It’s rather rare to stumble upon a cool start-up from my hometown of Sydney, but as soon as I read about it on TechCrunch and figured out the Co-Founder, Elliott Risby was following us on Twitter (@technodechina), I jumped at the chance to interview him.
Put simply, Drumo is a location based, Quora like question and answer function that gives people a platform to discover their city by asking people who know about the city the best. The use case is fairly simple, pick a city and ask a question to the community. For example, “Where is the best Peking Duck in Beijing?” I would say “Duck de Chine in 1949”.
Drumo was co-founded by Elliott Risby and Martin Konrad. The duo is also behind a very successful creative agency and digital production studio, called Design Royale based in Sydney and New York. Started 10 months ago, the team also includes two developers and an illustrator. Elliott is responsible for design/UI and Martin oversees the programming. Both partners oversee product direction and development. After five years of Design Royale which is now doing well as an agency for clients, Elliott says “We wanted to take a step back and do something more for ourselves.” After bouncing around a few ideas, Drumo emerged as the chosen one.
The inspiration for the idea came out of a personal need for Elliott, because his wife who runs a yoga studio in Sydney was running deals through deal sites but found it difficult to maintain loyal customers. To achieve greater customer loyalty, they wanted to create a platform for merchants to interact and engage with customers. “We imagined a Quora meets Sim City experience, which really targets our market of Asia.” In the same fashion of Quora, highly voted answers will float to the top and poor answers will sink to the bottom.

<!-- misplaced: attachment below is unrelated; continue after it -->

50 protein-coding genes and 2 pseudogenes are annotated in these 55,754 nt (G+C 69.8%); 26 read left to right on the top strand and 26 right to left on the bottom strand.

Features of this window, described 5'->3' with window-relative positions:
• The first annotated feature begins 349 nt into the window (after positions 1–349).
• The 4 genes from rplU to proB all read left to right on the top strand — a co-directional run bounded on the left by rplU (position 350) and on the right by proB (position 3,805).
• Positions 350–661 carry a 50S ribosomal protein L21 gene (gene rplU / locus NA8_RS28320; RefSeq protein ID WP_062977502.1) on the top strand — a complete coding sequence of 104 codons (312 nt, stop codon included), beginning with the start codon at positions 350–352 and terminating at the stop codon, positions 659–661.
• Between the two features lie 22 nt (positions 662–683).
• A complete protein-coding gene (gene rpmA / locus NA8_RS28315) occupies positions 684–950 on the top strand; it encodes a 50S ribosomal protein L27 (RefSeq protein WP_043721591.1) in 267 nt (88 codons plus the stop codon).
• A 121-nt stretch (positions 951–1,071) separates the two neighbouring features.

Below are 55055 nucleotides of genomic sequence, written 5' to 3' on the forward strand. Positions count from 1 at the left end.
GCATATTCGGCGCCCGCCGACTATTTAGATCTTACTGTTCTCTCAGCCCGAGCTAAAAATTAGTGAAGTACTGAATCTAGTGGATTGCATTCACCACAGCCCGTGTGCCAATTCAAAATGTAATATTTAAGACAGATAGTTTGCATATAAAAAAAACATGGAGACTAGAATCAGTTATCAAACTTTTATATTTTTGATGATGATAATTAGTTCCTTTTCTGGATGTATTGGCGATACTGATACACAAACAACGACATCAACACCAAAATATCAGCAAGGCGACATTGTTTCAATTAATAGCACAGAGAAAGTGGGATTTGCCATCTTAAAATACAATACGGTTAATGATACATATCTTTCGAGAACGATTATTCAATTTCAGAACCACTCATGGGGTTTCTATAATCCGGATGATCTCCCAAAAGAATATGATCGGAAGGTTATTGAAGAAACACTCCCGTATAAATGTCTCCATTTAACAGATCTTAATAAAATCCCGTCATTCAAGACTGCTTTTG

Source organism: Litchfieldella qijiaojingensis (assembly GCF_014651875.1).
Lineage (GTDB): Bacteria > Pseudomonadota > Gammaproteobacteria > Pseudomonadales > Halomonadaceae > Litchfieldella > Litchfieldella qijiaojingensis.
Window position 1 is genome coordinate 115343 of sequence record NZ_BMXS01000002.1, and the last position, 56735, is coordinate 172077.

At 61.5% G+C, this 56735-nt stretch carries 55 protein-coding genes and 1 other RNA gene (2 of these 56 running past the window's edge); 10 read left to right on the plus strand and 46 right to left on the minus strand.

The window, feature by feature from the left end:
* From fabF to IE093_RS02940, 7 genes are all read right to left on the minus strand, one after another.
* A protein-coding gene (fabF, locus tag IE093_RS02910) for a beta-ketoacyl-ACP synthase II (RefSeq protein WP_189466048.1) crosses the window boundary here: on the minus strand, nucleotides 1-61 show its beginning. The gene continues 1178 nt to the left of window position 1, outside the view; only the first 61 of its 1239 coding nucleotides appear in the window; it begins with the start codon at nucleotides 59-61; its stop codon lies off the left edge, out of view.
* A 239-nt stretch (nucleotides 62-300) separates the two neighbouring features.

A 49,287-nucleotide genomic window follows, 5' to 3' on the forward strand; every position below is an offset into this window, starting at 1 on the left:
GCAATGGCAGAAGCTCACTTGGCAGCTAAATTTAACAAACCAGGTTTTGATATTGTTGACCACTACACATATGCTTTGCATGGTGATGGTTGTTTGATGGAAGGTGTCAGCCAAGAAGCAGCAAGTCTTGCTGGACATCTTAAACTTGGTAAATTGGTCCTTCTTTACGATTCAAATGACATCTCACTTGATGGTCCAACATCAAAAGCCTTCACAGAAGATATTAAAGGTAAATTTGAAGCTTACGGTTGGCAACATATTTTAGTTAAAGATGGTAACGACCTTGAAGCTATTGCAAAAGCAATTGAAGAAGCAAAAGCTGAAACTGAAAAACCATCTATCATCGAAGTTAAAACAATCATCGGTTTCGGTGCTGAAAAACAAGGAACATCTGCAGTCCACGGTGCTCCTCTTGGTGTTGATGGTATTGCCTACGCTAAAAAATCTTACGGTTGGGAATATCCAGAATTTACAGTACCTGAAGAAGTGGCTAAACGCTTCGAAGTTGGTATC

To try and solve the customer loyalty issue the many group-buying sites are facing, Drumo allows local merchants to promote special deals to customers, such as a café offering a discount on coffee. The benefit for merchants on Drumo, is that it is instantly localized and allows them to target users very accurately. It aims to drive relevance by utilizing the deep data of Facebook to match users with merchants not only at the city level but at the neighbourhood level.
To sprinkle some fun and keep people hooked, Drumo is gamifying the platform, by rewarding points to users for interacting with the site by asking questions and giving answers. Merchants and brands can also set up challenges to users who can unlock badges and get rewarded with special offers. Users who level up by collecting more points and unlocking more badges will be given more control over Drumo, such as posting content about a place. One example of a simple task or challenge set by a merchant is for a user to ‘Like’ their Facebook page.
The places that are shown on cool Sim City like map are driven by the extensive database of locations which are based on Google Places and Foursquare. The rich existing database of Foursquare is allowing Drumo to scale up quickly across new cities around the world.
Although Drumo has not started to make revenue yet, Elliott believes they have a strong business model to be able to generate revenue quickly. They are currently testing this with four local merchants in Sydney.
Drumo has now officially launched in Sydney, Melbourne, Singapore, Tokyo, Osaka, Hong Kong and Bangkok. Many more cities will be unlocked in Australia, Asia, America and eventually Europe. Asia is really a big focus for Drumo and the team visited Beijing for TechCrunch Disrupt to check out the local scene here. Next year, Drumo will satisfy America’s interest by launching in New York and San Fancisco.
The product is still currently in beta testing stage but after coming out of stealth since the TechCrunch article, users have grown dramatically.
The company is completely bootstrapped for now but is in the midst of raising a seed round of funding.
As a Sydney native, I asked Elliott what he thought about the tech start-up scene in Australia. He feels it “needs a little bit of growth and is a little bit behind.” I agree.